Friday The 13th: The Game Impressions – Stay Out Of The Woods For Now
Friday the 13th: The Game launched this past Friday the, uh, 26th, but you probably haven’t seen [...]
Friday the 13th: The Game launched this past Friday the, uh, 26th, but you probably haven't seen many full reviews for the game yet, and you may want to approach some of the ones out there with skepticism. Unfortunately, the Friday the 13th experience has been thoroughly gutted by online issues on all platforms, although PlayStation 4 and Steam seem to be most seriously affected.
I can personally attest to the issues on the PS4. While Friday the 13th runs relatively smoothly once you get into a game, actually connecting to one is no easy task. I've found myself staring at a "Searching for Sessions" message for 20 or 30 minutes, and often found myself cruelly booted once I got to the character setup menus. There is a Private Match mode, but this is a game that really requires a full eight players, and it's unlikely you know that many people who own the game. Quick Play is usually your only option, and it's thoroughly busted right now.
But, as I mentioned, I did manage to get into a small handful of games, including one where I got to play as Jason, so what are my impressions based on my limited time with the game? I'd love to report Friday the 13th: The Game is as thrilling as quick skinny dip in a cold lake, but I just can't.
First off, Friday the 13th is very rough on a technical level. Publisher Gun Media has done a great job of selling the game, because it looks alright in trailers and promotional materials. In reality, the game is glitchy, dated, and its characters look like (unintentionally) creepy animated sex dolls. Graphics aren't everything, and I don't expect triple-A production values from a small indie production like this, but perhaps a more stylized approach was in order. Friday the 13th takes a stab at a realistic look, and badly misses its target.
Gameplay suffers from exactly the issue you'd expect – it's a lot more fun to play as Jason than the camp counsellors. Friday the 13th gives the seven hapless teenagers in each game a decent number of options for surviving and escaping Camp Crystal Lake and its other maps, but ultimately, gameplay as a counsellor mainly involves hiding, waiting things out, and just hoping things go your way. This can lead to the occasional tense situation, but for every thrilling showdown with Jason, you'll spend five minutes hiding under a bed or aimlessly wandering the woods hoping not to run into anybody. Games are better if you happen to get matched with a chatty bunch who are willing to work together, but most of the time, things were pretty silent.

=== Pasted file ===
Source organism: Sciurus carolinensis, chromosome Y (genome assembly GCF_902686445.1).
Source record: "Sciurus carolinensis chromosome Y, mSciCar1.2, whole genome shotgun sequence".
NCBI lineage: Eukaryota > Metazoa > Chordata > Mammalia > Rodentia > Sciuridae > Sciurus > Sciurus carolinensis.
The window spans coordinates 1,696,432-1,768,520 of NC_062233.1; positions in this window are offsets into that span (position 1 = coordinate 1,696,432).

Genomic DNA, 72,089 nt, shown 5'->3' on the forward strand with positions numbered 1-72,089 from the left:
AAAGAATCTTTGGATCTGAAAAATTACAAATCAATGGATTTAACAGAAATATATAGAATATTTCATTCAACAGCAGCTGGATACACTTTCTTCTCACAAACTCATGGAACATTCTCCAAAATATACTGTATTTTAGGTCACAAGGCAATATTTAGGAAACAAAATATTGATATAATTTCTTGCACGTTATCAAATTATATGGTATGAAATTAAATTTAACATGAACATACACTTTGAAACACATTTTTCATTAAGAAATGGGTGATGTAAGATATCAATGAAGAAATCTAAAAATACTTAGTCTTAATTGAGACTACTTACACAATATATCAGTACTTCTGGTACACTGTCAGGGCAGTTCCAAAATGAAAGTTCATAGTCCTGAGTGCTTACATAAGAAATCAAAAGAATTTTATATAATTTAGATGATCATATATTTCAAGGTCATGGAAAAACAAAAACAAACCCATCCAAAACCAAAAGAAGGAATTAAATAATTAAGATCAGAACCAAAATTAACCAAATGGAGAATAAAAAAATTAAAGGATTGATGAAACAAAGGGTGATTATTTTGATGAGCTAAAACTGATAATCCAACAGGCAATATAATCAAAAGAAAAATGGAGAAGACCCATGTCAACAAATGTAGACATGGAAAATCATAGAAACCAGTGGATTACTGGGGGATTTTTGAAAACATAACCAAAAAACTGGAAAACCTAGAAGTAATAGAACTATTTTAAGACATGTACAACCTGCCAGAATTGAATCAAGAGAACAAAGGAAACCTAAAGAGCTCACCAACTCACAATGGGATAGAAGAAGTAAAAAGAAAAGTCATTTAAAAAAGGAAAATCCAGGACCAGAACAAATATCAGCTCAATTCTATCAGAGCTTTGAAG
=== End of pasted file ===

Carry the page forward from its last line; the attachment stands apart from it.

The few times I actually survived to the end of a game, I didn't feel like I had done anything particularly remarkable. I just got lucky. I found a good hiding spot, happened to stumble across the car keys, or got a good weapon that let me evade Jason's grasp. Other times I died within two minutes playing the exact same way, which is always a drag, because then you're stuck spectating for the remaining 18 minutes.
My one chance to play as Jason (in Quick Play games it's purely random) was a lot more interesting, although I spent a while trying to figure out my abilities and let more than half the counsellors escape. I'm a pretty sad serial killer I'm sorry to say. I like that Jason's various unexplained powers from the movies have been turned into actual in-game skills – Jason can warp all over the map at will, sense counsellors in a heightened "fear" state, and close in on his prey supernaturally fast once he sets his sights on them. I'm sure there are ways to chain Jason's abilities together in effective ways, but I mostly just ran around swinging my machete, which worked well enough.prevnext
Even though I've only got to actually play a few minutes of Friday the 13th, I still feel like I've seen a good portion of the content on offer. Given the game's $30 price tag, its three maps and two game modes are pretty paltry. You can unlock and upgrade new counsellors and versions of Jason, but aside from that, there's not a lot to pursue.
With only one Jason session under my belt, I feel like I haven't seen or slaughtered enough to fully judge Friday the 13th: The Game yet, but what I've seen thus far has left me less than thrilled. The game's online issues and lack of content has had a chilling effect, but the core gameplay also feels unbalanced an unpolished. There's a good core idea here, and I could see the game turning into something worthwhile with a patch or two (or 13), but for now, you may want to keep your distance from Friday the 13th: The Game.
These impressions were based on a PS4 copy of Friday the 13th: The Game provided by Gun Media.prev